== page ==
Here are some of the most common flaws in grammar explained with examples.
1. CONFUSION OF PRONOUNS
Objective Versus Subjective Personal Pronouns
One cannot give something to I or work for she. Yet how many times do people write or say “It is between he and I” or “They gave it to John and I.” Unlike German, Latin, Spanish and other languages, English has only two cases: subjective and objective. The subjective pronouns—I, he, she, we and they— normally come at the beginning of a sentence, the subjective part. Objective pronouns—me, him, her, us and them—come after a preposition (to, for, from, between, against and so on) in the objective part, usually the second part of the sentence. It is not so complicated if one knows the rule!
I am sharing the subject/object rule with him, with her, with them. He, she, they should be grateful to me for sharing this information.
Relative Pronouns: Who and That. A second common pronoun error is the confusion between who and that. It is always people who and things that. Once again, a simple distinction—if one knows the rule.
I hope the people who read this book will produce writing that is clearer and more grammatical.
2. THE AFFECT/EFFECT DILEMMA
To affect is a verb that means “to influence.”
I hope this chapter will affect and improve people’s writing skills.
Effect is a noun that means “a result, consequence or outcome.”
The effects of good writing include new clients and customers.
But effect also can be used as a verb, meaning “to bring about, to cause to happen.” Example: A good writing workshop can effect a positive change in writing skills.
3. PRONOUNS AND APOSTROPHES
It’s and Its
It’s means “it is,” whereas its indicates possession. There are no such words as its’ and our’s. Remember that an apostrophe after any pronoun always means “is.”
It’s not in your best interests to try to change its [the court’s] decision.
Their, There, They’re
Their is possessive: their briefs, their proposals. There is a place: put the briefs there, on the desk. They’re is a contraction of the words they are.
They’re going to put their briefs and memos over there.
4. PRONOUNS AND GENDER
The sentence “A person should help their company” may be socially acceptable, but it is grammatically flawed. Either say “People should help their companies” [plural] or “A person should help his or her company.” To avoid he/she or her/him, switch to the plural forms they and them. But if you use they or them, be sure also to use the plural form of the noun: employees, people, individuals.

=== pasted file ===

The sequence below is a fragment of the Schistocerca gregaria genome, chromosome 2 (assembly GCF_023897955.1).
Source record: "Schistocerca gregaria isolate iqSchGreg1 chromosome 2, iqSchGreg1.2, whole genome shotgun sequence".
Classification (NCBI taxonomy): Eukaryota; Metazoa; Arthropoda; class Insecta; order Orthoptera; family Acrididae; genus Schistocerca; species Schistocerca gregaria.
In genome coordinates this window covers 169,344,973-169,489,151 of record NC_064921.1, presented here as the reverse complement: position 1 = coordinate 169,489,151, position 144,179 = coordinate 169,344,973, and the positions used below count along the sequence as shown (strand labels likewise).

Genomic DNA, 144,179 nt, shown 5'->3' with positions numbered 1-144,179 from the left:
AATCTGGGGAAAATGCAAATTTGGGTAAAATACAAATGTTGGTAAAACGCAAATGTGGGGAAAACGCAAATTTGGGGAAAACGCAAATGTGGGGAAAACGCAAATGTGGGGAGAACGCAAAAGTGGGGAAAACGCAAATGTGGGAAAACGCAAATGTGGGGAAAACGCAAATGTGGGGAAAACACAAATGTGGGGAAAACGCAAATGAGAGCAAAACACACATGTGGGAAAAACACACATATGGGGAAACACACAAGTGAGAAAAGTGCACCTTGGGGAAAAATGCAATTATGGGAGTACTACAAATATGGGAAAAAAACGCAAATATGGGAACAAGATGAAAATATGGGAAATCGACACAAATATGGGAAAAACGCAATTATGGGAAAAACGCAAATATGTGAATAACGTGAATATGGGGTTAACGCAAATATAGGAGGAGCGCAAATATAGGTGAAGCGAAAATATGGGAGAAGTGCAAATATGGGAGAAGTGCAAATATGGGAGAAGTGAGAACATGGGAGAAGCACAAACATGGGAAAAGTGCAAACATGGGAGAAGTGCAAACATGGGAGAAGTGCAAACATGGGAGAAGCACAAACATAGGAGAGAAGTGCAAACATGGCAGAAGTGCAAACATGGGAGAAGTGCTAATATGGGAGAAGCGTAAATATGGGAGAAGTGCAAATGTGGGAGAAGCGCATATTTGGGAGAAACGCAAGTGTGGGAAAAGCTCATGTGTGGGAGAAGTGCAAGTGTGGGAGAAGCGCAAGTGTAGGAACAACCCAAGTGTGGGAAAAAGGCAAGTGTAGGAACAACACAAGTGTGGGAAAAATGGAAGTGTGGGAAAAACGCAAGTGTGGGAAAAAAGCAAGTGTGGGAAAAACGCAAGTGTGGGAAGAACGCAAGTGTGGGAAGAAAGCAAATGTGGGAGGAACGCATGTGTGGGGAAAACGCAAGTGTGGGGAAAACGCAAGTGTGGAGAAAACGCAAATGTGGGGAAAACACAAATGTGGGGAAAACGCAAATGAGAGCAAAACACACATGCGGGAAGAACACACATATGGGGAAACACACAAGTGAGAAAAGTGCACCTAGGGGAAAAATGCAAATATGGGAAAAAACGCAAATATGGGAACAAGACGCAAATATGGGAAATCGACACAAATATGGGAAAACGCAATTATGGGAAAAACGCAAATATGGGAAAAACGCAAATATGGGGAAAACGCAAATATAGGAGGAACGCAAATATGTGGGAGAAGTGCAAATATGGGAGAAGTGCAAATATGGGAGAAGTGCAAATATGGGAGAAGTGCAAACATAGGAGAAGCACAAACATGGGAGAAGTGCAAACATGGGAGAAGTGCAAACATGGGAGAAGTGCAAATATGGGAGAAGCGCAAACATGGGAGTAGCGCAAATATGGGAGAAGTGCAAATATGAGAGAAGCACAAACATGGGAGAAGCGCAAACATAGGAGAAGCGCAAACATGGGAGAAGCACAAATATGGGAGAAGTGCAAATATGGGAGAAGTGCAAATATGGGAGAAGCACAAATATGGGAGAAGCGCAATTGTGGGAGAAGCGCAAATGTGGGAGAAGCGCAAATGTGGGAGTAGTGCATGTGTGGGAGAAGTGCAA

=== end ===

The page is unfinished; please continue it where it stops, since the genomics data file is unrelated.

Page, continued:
5. LEARN AND RESPECT THE PARTS OF SPEECH
A noun is a person, place or thing. A verb is a word of action or a state of being. Nouns and verbs cannot be interchanged at will. One cannot impact, flowchart, wardrobe or team. But one can make an impact, use a flowchart, choose a wardrobe or form a team. If writers want their readers to understand and take them seriously, then writers must express themselves correctly.
Similarly, adjectives can only modify nouns. No one can do something “real well,” because well is an adverb, and only adverbs can modify other adverbs; so it must be “really well.” When readers are brought up short by a grammatical error, they not only lose the narrative flow but they also lose the writer’s message.
6. TENSE: SUBJECT AND VERB MUST AGREE
It is disconcerting to hear journalists, politicians or so-called intellectual talk-show hosts say “There is lots of possibilities,” “There has been two occurrences,” or “Numerous possibilities exists for change.” Proper English grammar dictates that subject and verb must always agree.
There are many possibilities to express the many ideas that exist.
There have been too many mistakes in grammar that when made public affect each and every person.
7. A QUESTIONABLE WORD
The use of hopefully to mean “it is hoped,” according to grammar books, should be avoided. Although it has gained wide acceptance, this dubious usage is not only grammatically incorrect; it also sounds tentative and frightened. It does not project the confident, positive image that professionals and businesspeople cultivate.
8. THE QUANTITY QUANDARIES
Between or Among
The correct usage is between two, but among three
Less Of Fewer
Use fewer for plural nouns that can be counted numerically: fewer people, professions, hours. Use less for nouns that cannot occur in the plural form and cannot be counted, as when referring to amount or extent: less time, butter, diplomacy.